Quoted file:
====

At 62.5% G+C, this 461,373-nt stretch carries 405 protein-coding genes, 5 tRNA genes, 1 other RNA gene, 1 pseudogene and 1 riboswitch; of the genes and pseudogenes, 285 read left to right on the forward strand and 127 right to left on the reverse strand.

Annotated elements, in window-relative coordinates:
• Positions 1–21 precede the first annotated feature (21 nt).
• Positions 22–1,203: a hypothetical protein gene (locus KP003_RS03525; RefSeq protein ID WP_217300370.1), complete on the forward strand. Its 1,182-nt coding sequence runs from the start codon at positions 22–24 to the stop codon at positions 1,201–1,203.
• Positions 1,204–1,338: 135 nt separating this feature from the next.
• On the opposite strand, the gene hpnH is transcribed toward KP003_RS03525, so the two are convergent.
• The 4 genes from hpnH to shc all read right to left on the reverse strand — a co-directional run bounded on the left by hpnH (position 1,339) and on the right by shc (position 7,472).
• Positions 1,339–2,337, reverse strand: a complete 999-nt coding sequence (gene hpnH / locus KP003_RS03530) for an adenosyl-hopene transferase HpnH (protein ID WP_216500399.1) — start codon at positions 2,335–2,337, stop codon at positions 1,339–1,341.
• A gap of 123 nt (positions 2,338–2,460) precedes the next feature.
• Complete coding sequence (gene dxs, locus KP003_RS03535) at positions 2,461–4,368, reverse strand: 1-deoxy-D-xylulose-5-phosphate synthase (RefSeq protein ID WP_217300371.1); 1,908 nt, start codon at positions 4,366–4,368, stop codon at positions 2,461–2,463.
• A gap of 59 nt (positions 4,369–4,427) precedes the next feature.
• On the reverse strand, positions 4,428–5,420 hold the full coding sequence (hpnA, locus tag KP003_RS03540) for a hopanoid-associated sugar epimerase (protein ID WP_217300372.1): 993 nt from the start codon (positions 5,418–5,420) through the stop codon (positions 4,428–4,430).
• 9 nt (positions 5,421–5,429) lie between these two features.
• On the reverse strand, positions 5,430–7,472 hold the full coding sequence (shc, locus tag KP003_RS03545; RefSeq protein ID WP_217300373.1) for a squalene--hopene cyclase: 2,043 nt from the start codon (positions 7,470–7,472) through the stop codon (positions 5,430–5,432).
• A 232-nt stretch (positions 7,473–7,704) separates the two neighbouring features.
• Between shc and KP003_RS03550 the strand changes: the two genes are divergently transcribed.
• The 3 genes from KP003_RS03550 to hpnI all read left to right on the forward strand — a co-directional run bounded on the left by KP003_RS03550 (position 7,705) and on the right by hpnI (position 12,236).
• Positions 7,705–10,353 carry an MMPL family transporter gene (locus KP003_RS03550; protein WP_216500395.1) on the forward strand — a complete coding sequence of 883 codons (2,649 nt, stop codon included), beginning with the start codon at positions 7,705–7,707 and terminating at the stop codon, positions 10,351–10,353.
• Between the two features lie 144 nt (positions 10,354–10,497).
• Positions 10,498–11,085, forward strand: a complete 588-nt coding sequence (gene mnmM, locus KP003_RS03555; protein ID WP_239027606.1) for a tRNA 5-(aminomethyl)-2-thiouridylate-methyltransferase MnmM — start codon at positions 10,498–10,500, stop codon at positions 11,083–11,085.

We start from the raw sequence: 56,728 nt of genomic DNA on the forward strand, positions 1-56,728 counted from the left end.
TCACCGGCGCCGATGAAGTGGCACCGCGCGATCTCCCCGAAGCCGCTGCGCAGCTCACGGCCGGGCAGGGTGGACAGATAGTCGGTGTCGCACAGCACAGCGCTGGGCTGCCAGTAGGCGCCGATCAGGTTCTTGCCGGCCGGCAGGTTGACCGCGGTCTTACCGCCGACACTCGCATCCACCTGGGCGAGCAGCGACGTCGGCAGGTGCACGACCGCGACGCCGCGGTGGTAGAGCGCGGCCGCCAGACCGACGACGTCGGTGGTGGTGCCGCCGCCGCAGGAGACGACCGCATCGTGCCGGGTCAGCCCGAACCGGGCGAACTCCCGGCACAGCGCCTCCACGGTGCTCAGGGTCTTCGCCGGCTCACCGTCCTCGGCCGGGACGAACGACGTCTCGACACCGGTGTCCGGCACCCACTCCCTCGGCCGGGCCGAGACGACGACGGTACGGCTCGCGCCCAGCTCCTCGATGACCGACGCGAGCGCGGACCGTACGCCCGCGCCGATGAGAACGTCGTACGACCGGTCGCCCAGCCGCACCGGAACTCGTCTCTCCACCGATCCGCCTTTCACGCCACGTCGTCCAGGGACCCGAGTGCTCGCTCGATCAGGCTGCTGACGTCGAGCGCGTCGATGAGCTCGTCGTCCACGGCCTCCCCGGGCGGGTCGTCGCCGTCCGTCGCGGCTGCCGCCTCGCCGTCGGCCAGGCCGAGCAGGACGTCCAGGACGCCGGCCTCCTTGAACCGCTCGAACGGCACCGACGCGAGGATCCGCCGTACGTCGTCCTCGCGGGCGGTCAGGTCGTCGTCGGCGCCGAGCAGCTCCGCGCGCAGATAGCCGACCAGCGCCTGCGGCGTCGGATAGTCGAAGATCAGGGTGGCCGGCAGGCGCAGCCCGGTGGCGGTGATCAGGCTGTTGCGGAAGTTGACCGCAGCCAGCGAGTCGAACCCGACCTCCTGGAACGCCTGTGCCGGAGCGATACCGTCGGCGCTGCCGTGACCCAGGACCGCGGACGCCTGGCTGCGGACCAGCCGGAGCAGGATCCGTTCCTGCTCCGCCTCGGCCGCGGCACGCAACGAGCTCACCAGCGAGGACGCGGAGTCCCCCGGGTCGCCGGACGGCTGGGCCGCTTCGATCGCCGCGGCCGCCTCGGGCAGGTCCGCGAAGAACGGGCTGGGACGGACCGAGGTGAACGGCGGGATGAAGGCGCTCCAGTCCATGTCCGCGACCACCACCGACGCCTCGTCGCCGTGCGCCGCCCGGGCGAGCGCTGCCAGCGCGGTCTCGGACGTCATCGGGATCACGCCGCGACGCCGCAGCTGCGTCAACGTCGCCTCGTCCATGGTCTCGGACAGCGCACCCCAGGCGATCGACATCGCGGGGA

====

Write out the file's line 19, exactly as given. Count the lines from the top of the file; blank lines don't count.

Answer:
• Between the two features lie 144 nt (positions 10,354–10,497).